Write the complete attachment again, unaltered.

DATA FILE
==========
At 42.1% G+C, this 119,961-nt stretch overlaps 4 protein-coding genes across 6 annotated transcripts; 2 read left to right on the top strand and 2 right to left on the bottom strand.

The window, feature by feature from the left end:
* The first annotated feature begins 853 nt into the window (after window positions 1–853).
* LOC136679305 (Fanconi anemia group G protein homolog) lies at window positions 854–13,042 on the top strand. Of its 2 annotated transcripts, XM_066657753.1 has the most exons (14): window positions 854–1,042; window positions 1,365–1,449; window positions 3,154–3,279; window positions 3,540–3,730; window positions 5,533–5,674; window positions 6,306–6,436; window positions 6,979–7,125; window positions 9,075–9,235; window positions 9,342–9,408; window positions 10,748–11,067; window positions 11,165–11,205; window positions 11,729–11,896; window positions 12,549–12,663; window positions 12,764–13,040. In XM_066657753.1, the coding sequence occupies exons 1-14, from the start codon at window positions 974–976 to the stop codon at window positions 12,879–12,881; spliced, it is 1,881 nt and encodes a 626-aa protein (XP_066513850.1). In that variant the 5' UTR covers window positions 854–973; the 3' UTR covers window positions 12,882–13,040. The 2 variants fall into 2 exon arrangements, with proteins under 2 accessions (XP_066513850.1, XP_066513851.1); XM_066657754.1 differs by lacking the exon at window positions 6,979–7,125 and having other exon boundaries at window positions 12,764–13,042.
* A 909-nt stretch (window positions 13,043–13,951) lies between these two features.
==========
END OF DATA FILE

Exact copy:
At 42.1% G+C, this 119,961-nt stretch overlaps 4 protein-coding genes across 6 annotated transcripts; 2 read left to right on the top strand and 2 right to left on the bottom strand.

The window, feature by feature from the left end:
* The first annotated feature begins 853 nt into the window (after window positions 1–853).
* LOC136679305 (Fanconi anemia group G protein homolog) lies at window positions 854–13,042 on the top strand. Of its 2 annotated transcripts, XM_066657753.1 has the most exons (14): window positions 854–1,042; window positions 1,365–1,449; window positions 3,154–3,279; window positions 3,540–3,730; window positions 5,533–5,674; window positions 6,306–6,436; window positions 6,979–7,125; window positions 9,075–9,235; window positions 9,342–9,408; window positions 10,748–11,067; window positions 11,165–11,205; window positions 11,729–11,896; window positions 12,549–12,663; window positions 12,764–13,040. In XM_066657753.1, the coding sequence occupies exons 1-14, from the start codon at window positions 974–976 to the stop codon at window positions 12,879–12,881; spliced, it is 1,881 nt and encodes a 626-aa protein (XP_066513850.1). In that variant the 5' UTR covers window positions 854–973; the 3' UTR covers window positions 12,882–13,040. The 2 variants fall into 2 exon arrangements, with proteins under 2 accessions (XP_066513850.1, XP_066513851.1); XM_066657754.1 differs by lacking the exon at window positions 6,979–7,125 and having other exon boundaries at window positions 12,764–13,042.
* A 909-nt stretch (window positions 13,043–13,951) lies between these two features.